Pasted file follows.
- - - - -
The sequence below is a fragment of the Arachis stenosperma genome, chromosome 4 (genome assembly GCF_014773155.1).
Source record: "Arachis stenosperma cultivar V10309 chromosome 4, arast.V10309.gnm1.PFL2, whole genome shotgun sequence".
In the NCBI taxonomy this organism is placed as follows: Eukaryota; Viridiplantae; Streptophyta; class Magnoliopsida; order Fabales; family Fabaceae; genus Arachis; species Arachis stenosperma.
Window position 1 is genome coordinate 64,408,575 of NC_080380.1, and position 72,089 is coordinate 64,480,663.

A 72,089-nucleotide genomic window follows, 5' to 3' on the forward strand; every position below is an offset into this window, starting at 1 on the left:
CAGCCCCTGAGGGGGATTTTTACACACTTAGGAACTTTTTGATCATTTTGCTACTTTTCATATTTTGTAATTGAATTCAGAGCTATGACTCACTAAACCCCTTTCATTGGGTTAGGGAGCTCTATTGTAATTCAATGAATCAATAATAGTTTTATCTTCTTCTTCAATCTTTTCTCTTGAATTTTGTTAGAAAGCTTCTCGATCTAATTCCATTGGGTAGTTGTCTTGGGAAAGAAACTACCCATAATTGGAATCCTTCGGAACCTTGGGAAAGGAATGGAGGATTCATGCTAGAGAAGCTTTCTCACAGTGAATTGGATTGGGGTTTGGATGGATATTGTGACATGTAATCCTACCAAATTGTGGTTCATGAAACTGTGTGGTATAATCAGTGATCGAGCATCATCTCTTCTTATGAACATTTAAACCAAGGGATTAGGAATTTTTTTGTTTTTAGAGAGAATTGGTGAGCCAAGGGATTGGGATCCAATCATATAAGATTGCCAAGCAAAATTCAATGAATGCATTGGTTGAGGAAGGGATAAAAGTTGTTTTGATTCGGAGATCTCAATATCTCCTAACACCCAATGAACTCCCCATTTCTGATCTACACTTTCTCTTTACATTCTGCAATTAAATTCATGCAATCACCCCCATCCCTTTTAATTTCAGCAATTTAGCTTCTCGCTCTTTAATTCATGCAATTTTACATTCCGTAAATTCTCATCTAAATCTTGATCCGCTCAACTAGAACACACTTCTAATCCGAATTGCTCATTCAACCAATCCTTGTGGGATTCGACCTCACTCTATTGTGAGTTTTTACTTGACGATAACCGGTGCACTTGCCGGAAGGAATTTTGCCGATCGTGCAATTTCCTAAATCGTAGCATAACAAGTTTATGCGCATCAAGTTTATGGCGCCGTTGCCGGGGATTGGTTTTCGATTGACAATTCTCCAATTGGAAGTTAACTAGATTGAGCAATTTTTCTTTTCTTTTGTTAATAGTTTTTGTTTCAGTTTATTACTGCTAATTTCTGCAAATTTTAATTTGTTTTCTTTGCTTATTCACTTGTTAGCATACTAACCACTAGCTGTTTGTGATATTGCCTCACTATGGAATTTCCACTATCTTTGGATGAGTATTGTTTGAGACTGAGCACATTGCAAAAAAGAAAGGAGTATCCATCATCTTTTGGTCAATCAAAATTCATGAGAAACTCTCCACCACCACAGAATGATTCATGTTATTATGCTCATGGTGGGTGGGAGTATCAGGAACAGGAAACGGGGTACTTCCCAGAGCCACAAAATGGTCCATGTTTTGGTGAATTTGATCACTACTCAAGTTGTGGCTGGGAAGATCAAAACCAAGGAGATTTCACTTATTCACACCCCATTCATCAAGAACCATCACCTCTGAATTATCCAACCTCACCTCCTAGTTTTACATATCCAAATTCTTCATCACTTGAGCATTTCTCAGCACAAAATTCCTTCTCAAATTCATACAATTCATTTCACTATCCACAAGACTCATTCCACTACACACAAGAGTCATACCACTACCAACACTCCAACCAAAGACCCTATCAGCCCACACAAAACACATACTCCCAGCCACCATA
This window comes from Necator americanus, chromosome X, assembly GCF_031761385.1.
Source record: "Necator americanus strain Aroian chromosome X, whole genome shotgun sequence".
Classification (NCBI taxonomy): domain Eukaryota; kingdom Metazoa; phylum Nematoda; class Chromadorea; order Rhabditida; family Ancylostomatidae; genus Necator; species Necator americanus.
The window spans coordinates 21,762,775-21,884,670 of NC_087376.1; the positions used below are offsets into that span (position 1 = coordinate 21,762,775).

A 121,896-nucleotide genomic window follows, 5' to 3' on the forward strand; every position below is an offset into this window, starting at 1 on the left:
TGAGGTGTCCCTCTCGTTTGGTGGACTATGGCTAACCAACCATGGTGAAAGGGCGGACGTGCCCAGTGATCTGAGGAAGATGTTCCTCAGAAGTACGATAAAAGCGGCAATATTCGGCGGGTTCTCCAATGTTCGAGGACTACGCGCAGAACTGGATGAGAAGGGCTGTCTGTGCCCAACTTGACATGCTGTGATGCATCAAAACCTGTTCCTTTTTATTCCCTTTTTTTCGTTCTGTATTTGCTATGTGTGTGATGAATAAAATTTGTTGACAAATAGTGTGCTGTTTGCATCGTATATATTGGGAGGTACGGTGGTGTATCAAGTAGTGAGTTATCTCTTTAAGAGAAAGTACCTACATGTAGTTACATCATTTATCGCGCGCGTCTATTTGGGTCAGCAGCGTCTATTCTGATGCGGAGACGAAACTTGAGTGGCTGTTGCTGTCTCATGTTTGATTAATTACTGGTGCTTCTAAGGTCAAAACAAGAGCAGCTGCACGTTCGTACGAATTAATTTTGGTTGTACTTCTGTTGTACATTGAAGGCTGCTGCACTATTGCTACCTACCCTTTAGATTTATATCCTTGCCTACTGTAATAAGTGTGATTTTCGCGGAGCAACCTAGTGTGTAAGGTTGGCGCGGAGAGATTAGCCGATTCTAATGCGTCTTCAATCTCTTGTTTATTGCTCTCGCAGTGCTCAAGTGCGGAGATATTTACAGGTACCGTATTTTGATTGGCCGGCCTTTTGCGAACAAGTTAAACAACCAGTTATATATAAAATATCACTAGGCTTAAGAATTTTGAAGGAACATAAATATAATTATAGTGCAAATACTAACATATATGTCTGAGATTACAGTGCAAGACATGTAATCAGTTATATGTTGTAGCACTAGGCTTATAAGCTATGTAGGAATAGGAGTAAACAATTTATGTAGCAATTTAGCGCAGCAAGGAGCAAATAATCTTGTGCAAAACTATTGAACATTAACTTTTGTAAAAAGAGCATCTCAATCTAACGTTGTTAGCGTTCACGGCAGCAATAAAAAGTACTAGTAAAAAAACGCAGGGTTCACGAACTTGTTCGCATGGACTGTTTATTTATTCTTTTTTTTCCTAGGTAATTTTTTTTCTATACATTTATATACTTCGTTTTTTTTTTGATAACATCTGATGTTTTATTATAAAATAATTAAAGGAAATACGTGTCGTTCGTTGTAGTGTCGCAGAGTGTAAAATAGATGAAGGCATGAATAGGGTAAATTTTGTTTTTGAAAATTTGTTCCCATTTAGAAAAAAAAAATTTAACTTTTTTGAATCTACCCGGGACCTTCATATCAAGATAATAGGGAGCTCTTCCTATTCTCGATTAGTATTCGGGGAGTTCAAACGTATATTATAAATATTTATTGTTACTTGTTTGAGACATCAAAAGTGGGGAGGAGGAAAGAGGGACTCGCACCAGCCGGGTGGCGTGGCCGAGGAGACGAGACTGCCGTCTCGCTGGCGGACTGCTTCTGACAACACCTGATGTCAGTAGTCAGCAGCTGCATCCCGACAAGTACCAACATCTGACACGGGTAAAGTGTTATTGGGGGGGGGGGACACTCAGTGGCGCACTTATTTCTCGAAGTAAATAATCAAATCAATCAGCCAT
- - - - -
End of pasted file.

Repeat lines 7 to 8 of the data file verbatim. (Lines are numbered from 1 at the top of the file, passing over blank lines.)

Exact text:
This window comes from Necator americanus, chromosome X, assembly GCF_031761385.1.
Source record: "Necator americanus strain Aroian chromosome X, whole genome shotgun sequence".